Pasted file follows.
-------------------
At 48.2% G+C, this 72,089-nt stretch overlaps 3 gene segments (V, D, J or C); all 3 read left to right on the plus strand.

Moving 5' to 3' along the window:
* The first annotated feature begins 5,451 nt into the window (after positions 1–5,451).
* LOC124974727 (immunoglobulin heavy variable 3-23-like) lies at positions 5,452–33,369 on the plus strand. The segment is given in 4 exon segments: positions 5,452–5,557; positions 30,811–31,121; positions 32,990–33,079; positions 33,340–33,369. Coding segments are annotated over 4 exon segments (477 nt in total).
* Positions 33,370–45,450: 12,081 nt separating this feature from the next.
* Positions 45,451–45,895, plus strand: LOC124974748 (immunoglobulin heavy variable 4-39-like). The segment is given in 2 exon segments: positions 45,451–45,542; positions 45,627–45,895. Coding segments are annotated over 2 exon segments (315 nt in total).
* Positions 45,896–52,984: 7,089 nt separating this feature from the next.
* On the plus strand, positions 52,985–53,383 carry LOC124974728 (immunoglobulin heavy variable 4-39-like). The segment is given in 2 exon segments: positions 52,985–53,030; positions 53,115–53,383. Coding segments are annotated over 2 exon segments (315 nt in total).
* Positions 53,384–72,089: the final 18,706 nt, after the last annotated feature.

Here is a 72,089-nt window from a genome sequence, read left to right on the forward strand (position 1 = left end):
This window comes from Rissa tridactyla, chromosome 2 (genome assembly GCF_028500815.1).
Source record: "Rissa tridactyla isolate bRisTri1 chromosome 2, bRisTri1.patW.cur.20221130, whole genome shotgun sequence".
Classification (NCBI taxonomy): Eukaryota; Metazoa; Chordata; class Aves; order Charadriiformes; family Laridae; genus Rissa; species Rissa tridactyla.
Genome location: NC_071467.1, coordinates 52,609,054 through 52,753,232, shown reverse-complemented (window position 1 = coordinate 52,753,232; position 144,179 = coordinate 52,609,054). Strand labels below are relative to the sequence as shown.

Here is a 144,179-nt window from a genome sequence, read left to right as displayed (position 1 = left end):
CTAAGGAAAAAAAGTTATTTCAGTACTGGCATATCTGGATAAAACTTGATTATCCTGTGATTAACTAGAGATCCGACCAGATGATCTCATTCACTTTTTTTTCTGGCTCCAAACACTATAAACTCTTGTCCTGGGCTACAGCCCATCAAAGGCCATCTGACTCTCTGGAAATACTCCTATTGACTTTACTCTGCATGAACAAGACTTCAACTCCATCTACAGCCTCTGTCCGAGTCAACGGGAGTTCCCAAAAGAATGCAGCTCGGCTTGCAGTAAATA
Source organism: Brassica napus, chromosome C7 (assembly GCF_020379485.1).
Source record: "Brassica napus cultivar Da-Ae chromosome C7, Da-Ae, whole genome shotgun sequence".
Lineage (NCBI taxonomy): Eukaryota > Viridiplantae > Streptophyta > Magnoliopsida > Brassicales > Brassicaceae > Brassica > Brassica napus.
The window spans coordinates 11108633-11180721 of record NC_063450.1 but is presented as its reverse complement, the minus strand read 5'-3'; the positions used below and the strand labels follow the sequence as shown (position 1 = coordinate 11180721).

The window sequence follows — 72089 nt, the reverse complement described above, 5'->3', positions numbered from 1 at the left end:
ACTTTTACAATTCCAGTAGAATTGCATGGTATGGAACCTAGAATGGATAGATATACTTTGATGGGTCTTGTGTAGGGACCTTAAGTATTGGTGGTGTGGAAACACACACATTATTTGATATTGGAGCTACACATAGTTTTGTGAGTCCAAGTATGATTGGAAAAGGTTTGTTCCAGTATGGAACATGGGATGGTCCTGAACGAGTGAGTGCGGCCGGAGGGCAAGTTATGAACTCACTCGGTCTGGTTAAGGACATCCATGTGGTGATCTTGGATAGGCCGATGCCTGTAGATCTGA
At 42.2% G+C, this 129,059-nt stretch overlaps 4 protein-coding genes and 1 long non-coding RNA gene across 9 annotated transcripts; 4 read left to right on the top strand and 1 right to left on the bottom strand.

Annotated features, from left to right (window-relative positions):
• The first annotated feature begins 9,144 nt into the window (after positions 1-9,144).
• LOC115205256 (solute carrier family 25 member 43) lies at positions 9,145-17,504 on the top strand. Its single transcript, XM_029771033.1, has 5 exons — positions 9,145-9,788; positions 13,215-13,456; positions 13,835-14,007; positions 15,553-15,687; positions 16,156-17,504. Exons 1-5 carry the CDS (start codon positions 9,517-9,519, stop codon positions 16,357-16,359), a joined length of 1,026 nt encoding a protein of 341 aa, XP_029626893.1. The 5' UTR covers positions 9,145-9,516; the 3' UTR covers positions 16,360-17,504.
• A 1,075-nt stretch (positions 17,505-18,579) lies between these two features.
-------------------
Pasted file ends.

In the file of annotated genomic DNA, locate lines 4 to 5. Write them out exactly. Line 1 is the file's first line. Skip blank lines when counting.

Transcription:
* LOC124974727 (immunoglobulin heavy variable 3-23-like) lies at positions 5,452–33,369 on the plus strand. The segment is given in 4 exon segments: positions 5,452–5,557; positions 30,811–31,121; positions 32,990–33,079; positions 33,340–33,369. Coding segments are annotated over 4 exon segments (477 nt in total).
* Positions 33,370–45,450: 12,081 nt separating this feature from the next.